pencil we need to find the line and then find all the lines parallel to it so
i’ll denote the pencils by say p1 p2 p3 so here’s our first pencil right here so
the first pencil remember pencil is made up of a bunch of lines

00:05
right so i’m going to choose line a b first so a b here
and now all the lines that are parallel to a b
so help me find all the lines that are parallel to a b here so that’s not
parallel to a b because it has an a on it so not parallel not not not all right
so c d is a parallel line c d is parallel to a b so
this is the line a b in all the lines parallel to a b so this is a pencil and
this is our first pencil so pencil two could be ac line ac
and all the lines parallel to ac so what are the lines parallel to ac
well if you look the only other line parallel to ac is in fact bd
so here’s a second pencil b2 let’s find p3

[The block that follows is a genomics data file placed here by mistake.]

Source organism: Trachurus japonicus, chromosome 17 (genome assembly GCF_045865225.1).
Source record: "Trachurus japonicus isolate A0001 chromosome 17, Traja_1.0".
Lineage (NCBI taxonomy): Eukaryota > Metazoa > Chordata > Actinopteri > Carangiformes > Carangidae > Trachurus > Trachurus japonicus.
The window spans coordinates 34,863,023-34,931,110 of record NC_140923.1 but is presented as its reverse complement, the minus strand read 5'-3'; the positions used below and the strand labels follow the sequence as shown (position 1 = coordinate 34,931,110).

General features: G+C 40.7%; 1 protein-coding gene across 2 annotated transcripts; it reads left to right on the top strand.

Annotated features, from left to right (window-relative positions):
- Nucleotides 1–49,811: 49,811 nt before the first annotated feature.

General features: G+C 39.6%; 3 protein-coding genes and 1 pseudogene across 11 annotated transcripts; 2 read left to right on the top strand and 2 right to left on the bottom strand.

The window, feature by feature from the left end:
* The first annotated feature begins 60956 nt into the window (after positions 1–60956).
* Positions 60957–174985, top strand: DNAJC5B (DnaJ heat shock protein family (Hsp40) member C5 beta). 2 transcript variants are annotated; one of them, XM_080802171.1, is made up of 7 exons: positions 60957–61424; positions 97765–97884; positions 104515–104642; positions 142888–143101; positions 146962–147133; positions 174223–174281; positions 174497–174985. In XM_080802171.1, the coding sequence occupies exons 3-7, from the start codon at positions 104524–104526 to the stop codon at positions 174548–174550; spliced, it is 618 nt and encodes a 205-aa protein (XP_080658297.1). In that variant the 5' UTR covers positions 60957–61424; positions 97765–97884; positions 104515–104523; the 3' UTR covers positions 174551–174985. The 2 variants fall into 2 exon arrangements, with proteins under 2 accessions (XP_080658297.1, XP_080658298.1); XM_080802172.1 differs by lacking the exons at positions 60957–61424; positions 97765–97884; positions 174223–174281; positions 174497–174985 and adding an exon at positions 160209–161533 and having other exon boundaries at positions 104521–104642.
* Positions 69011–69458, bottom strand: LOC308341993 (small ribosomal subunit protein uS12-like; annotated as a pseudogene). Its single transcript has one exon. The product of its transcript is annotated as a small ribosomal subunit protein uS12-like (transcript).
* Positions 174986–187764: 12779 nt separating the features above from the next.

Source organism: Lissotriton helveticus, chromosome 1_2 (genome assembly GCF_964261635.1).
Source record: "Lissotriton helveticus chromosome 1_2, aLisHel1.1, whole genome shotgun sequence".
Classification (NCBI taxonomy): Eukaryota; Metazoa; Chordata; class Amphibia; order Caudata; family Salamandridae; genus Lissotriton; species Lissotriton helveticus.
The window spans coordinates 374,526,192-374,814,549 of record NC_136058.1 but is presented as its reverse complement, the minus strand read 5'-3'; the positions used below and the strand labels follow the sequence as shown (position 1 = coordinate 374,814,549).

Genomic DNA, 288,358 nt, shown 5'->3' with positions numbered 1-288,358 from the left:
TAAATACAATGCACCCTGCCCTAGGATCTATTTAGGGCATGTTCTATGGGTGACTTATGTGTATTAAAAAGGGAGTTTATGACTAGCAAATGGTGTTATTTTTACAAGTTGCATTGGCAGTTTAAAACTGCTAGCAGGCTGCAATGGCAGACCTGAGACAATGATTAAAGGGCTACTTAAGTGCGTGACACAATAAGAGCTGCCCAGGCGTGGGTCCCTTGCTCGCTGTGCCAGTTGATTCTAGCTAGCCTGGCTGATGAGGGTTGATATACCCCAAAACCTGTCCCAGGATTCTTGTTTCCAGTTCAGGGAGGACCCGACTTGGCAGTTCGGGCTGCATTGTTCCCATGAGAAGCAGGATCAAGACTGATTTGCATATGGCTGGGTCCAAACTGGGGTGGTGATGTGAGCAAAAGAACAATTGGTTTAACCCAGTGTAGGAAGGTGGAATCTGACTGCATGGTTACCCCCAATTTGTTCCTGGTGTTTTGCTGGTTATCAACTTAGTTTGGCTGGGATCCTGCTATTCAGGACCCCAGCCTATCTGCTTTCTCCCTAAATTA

so let’s find another line let’s say a d

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and what are all the lines incident with a d or sorry parallel with a d
and so the line right next to it bc is and if we check there are no more lines
parallel to ad and so let’s find uh p4 let’s say p4 is over here
and our next line will be say bc but actually we already did bc so
uh p3 right here we’re gonna get p are we gonna get p3 again right so p bc and
all the lines parallel to bc and ad is the only other line so this this would be
the pencil for bc this is which is equal to the pencil of
a d now what about l5 if i choose l5 is bd which is right here and so this is
the line bd and all the lines parallel to it and then the last one would be cd
here’s the line cd and here’s all the lines parallel to cd so actually we only

00:07
have three pencils in this four point geometry we only have three
all right so um there’s some examples hope that gets you a little bit more
familiar with what a pencil is um and so now um the question is how
many pencils are there well it turns out in an alphine play there are at least
three pencils and in four point geometry we have exactly three pencils
but let’s show that no matter how large your geometry gets you always have at
least three all right so proof well let’s remember our axiom a3 a3 says